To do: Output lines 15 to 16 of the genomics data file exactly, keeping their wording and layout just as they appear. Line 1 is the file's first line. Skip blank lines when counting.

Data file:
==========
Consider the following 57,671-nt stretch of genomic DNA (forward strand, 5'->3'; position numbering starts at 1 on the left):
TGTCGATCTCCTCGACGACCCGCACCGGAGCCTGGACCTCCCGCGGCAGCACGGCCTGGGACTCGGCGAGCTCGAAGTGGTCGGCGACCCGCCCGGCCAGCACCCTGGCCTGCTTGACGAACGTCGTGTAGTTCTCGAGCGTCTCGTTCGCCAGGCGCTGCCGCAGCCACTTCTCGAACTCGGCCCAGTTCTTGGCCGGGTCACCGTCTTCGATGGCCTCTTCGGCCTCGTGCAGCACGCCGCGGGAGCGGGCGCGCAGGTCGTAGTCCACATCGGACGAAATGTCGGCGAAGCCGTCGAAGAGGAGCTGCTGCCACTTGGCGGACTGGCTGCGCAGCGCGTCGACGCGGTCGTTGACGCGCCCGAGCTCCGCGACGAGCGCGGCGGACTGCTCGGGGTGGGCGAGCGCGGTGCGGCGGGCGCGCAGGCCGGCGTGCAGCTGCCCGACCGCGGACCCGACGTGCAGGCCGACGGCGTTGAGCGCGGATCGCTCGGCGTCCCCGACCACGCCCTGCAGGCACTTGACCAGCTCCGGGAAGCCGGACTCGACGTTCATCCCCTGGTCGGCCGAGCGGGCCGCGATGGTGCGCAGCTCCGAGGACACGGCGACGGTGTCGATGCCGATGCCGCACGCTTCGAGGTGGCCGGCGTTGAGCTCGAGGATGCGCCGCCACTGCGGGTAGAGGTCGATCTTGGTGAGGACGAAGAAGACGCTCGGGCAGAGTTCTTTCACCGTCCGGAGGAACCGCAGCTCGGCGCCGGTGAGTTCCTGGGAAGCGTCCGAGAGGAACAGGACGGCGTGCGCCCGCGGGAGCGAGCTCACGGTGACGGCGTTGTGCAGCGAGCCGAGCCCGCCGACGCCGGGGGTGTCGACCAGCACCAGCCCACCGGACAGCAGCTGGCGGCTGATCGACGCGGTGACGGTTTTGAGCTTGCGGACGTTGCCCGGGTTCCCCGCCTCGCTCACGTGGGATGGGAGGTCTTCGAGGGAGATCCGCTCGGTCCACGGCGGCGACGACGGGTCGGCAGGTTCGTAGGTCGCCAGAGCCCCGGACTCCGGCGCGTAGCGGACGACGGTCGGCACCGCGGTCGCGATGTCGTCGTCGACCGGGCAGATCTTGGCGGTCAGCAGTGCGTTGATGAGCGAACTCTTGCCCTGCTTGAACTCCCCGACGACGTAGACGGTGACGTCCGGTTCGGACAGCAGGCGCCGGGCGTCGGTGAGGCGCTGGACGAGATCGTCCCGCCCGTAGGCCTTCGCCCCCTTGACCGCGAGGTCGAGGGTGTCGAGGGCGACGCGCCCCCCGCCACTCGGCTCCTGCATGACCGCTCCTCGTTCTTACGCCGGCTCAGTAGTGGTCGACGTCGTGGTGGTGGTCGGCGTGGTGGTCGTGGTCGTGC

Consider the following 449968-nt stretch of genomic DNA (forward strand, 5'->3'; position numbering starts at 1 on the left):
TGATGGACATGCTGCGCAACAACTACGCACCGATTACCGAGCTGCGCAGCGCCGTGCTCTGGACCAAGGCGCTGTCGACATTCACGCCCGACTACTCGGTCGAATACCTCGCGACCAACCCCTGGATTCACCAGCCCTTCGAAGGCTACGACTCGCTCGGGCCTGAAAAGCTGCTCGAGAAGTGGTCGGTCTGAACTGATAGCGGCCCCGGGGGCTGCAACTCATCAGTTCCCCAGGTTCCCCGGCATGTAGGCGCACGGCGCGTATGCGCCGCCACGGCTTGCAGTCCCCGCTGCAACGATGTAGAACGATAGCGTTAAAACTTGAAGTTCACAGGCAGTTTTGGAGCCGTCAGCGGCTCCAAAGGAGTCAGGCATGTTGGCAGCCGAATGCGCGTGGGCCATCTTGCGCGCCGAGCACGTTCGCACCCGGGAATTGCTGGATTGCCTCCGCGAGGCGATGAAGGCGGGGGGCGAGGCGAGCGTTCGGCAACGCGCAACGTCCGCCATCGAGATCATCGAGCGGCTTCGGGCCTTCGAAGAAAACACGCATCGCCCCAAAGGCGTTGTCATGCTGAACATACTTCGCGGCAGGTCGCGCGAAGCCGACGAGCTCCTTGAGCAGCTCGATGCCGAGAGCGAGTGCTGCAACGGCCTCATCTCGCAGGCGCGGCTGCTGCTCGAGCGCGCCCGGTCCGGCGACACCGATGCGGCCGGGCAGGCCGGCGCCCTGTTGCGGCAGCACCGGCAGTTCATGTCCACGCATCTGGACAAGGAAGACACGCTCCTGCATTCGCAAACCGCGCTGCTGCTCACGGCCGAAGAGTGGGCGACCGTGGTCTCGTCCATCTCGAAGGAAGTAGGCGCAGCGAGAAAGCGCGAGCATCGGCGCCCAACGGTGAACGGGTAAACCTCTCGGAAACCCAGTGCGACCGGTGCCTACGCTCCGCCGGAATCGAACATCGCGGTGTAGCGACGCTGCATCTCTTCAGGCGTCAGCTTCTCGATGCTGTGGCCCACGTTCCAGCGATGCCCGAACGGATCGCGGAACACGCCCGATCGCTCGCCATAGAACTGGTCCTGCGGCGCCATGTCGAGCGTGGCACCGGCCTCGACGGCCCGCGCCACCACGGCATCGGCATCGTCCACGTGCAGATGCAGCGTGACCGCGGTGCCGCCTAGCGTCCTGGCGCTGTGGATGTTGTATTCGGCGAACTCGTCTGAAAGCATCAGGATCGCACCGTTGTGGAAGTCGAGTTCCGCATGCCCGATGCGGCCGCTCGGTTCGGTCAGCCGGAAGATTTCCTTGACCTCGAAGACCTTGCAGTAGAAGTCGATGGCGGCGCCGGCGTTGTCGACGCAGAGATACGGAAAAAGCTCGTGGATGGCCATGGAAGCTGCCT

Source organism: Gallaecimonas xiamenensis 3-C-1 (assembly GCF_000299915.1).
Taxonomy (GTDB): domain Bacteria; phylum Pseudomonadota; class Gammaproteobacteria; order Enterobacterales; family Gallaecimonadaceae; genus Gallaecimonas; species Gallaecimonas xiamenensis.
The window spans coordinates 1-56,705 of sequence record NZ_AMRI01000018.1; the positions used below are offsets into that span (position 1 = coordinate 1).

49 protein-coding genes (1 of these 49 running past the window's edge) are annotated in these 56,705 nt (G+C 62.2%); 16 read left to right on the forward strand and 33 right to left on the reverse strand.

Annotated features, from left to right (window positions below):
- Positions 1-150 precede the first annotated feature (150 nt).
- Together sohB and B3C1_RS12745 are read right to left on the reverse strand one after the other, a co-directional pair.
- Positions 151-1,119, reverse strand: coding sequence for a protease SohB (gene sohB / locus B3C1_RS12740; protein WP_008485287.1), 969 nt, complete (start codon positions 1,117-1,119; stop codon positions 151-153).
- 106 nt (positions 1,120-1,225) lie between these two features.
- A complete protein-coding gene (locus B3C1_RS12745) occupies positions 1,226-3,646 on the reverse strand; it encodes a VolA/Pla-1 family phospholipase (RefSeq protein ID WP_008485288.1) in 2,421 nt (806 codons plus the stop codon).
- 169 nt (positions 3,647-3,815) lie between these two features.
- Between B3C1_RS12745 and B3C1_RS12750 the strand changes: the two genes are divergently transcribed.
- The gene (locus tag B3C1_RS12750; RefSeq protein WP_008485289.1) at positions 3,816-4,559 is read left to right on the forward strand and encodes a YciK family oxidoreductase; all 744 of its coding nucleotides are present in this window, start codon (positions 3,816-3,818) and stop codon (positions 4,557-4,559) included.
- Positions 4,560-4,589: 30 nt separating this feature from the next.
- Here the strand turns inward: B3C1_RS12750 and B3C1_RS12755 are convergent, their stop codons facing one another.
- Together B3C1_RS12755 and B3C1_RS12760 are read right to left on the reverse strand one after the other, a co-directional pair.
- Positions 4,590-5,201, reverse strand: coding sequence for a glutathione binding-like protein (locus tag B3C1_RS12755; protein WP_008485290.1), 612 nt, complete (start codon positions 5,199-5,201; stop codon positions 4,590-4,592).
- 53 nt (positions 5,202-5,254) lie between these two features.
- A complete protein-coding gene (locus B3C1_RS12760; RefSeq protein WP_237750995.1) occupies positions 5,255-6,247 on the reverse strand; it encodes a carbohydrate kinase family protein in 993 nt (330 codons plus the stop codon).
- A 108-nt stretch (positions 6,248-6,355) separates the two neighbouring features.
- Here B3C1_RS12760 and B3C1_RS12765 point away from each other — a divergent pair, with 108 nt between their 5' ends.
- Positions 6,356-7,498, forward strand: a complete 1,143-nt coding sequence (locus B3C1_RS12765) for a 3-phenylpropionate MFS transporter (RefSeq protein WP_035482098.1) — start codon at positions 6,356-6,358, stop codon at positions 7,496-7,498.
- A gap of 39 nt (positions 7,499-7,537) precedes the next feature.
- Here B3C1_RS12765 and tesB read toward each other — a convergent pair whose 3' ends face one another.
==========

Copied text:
- 169 nt (positions 3,647-3,815) lie between these two features.
- Between B3C1_RS12745 and B3C1_RS12750 the strand changes: the two genes are divergently transcribed.